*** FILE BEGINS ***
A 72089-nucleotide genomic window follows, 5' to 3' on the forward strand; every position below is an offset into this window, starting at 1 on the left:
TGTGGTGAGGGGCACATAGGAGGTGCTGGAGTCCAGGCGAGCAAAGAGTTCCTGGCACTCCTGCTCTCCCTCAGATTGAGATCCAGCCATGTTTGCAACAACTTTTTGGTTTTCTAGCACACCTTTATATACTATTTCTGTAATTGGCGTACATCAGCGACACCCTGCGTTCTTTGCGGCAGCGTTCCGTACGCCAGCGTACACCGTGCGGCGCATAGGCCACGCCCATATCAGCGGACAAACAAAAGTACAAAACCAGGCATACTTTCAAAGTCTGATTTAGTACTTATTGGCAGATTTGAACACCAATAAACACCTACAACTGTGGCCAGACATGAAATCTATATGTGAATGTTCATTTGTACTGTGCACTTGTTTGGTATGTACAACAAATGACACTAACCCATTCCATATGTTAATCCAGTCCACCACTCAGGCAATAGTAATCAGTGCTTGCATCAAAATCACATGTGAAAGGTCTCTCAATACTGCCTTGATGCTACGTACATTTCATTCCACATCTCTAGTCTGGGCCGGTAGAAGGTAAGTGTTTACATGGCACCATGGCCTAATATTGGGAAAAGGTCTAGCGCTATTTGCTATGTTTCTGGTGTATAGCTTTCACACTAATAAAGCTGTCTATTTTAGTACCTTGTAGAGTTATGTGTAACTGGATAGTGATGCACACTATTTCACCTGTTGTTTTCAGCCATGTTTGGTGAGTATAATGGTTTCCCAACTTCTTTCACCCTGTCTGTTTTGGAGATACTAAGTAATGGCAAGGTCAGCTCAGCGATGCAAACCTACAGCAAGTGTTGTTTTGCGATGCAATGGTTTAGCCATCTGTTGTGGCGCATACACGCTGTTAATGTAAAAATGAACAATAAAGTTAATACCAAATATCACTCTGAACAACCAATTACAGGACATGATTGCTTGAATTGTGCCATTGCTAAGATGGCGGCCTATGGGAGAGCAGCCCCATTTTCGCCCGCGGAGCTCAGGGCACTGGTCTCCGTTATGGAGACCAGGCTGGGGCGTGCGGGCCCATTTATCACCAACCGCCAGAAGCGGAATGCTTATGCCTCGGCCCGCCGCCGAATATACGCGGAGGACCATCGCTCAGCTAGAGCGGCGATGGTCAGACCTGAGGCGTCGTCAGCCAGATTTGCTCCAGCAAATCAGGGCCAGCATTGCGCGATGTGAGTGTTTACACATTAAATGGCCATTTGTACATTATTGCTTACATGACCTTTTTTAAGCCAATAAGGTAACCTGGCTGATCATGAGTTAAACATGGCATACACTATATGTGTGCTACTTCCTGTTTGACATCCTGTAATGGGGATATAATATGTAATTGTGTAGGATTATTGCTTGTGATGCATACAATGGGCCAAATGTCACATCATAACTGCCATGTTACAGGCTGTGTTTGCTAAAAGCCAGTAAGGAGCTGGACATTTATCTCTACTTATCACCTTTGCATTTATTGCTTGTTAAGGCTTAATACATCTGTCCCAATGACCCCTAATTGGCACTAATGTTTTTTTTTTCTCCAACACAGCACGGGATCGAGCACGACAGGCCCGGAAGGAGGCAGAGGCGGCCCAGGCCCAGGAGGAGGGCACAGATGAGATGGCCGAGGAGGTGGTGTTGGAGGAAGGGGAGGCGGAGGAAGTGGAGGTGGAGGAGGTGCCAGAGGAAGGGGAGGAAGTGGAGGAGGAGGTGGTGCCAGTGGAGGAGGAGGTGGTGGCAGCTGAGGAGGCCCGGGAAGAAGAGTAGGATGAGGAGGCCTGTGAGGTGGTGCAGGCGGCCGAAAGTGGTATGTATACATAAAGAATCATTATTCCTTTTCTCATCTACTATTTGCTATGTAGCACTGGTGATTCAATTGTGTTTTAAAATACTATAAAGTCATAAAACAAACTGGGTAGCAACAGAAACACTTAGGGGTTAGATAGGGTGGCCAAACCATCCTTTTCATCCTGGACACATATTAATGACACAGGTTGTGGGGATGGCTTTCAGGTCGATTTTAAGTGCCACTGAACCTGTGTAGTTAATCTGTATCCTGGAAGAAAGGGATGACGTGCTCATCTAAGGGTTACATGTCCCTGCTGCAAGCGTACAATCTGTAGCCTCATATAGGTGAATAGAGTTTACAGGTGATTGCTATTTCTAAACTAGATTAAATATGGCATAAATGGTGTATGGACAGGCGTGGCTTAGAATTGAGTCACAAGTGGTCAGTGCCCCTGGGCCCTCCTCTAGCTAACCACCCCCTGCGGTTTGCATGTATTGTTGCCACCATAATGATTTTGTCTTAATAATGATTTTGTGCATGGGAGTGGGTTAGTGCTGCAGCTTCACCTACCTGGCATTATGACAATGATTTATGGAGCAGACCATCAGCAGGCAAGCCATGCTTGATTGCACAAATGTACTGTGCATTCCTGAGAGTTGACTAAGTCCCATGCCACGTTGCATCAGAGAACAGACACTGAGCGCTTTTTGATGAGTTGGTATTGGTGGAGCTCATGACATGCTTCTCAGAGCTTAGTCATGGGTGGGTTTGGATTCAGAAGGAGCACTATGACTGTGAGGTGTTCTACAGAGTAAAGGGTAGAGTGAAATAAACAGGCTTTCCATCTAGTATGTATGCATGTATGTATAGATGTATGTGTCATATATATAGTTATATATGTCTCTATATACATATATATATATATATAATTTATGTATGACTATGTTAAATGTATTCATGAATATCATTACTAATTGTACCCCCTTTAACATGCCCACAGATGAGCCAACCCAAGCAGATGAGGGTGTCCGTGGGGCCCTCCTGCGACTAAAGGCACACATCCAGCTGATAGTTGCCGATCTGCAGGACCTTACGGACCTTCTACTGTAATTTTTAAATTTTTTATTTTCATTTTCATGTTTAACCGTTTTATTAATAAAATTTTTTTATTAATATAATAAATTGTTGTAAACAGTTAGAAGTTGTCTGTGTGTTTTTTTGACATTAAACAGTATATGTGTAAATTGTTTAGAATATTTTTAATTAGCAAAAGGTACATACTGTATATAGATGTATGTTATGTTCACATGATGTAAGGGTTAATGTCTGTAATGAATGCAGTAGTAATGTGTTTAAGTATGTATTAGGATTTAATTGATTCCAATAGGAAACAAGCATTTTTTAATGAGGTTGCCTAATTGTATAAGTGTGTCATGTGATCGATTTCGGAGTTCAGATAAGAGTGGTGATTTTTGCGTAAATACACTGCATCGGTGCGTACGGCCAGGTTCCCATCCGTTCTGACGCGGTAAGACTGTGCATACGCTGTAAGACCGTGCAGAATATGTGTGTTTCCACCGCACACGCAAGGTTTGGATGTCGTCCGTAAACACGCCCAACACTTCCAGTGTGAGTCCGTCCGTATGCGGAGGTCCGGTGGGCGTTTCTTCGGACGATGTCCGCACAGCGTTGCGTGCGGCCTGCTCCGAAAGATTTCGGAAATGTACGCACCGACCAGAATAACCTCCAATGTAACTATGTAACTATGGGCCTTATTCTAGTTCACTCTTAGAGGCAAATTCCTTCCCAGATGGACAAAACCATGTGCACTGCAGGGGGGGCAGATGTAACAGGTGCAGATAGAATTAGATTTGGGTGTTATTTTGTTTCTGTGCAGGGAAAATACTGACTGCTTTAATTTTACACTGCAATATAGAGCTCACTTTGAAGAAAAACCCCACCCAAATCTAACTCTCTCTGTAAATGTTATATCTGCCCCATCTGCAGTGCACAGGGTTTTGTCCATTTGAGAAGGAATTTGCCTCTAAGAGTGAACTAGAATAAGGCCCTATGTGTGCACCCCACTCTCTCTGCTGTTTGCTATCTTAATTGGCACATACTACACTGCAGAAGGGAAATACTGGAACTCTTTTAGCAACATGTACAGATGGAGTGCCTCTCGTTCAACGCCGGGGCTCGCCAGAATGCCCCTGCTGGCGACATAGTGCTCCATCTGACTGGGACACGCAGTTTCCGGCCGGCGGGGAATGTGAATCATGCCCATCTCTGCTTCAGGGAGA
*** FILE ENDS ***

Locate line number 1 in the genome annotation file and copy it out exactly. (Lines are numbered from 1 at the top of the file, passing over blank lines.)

A 72089-nucleotide genomic window follows, 5' to 3' on the forward strand; every position below is an offset into this window, starting at 1 on the left: